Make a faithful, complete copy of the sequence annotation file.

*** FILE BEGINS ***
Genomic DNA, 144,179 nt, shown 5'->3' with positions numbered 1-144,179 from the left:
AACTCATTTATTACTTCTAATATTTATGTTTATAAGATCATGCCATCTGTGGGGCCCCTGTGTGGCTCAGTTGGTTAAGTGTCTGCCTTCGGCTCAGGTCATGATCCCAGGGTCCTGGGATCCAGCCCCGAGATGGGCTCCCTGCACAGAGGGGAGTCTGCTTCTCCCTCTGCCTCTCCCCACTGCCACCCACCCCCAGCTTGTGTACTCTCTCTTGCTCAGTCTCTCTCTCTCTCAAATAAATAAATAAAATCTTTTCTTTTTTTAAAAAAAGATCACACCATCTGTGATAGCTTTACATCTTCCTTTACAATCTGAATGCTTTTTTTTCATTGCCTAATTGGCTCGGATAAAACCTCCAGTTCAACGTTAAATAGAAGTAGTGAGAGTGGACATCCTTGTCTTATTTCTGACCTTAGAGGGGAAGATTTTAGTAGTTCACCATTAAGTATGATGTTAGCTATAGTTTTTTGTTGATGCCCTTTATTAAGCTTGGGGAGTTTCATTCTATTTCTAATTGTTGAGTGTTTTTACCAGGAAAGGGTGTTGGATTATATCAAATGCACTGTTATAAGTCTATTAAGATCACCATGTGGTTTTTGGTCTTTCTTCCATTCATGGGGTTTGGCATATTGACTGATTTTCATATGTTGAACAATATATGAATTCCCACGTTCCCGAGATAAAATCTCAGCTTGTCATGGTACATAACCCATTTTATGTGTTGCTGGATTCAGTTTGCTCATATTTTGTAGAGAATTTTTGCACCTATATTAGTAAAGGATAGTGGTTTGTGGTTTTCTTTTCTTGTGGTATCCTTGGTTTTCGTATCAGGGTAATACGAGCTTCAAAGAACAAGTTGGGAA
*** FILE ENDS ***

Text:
Genomic DNA, 144,179 nt, shown 5'->3' with positions numbered 1-144,179 from the left:
AACTCATTTATTACTTCTAATATTTATGTTTATAAGATCATGCCATCTGTGGGGCCCCTGTGTGGCTCAGTTGGTTAAGTGTCTGCCTTCGGCTCAGGTCATGATCCCAGGGTCCTGGGATCCAGCCCCGAGATGGGCTCCCTGCACAGAGGGGAGTCTGCTTCTCCCTCTGCCTCTCCCCACTGCCACCCACCCCCAGCTTGTGTACTCTCTCTTGCTCAGTCTCTCTCTCTCTCAAATAAATAAATAAAATCTTTTCTTTTTTTAAAAAAAGATCACACCATCTGTGATAGCTTTACATCTTCCTTTACAATCTGAATGCTTTTTTTTCATTGCCTAATTGGCTCGGATAAAACCTCCAGTTCAACGTTAAATAGAAGTAGTGAGAGTGGACATCCTTGTCTTATTTCTGACCTTAGAGGGGAAGATTTTAGTAGTTCACCATTAAGTATGATGTTAGCTATAGTTTTTTGTTGATGCCCTTTATTAAGCTTGGGGAGTTTCATTCTATTTCTAATTGTTGAGTGTTTTTACCAGGAAAGGGTGTTGGATTATATCAAATGCACTGTTATAAGTCTATTAAGATCACCATGTGGTTTTTGGTCTTTCTTCCATTCATGGGGTTTGGCATATTGACTGATTTTCATATGTTGAACAATATATGAATTCCCACGTTCCCGAGATAAAATCTCAGCTTGTCATGGTACATAACCCATTTTATGTGTTGCTGGATTCAGTTTGCTCATATTTTGTAGAGAATTTTTGCACCTATATTAGTAAAGGATAGTGGTTTGTGGTTTTCTTTTCTTGTGGTATCCTTGGTTTTCGTATCAGGGTAATACGAGCTTCAAAGAACAAGTTGGGAA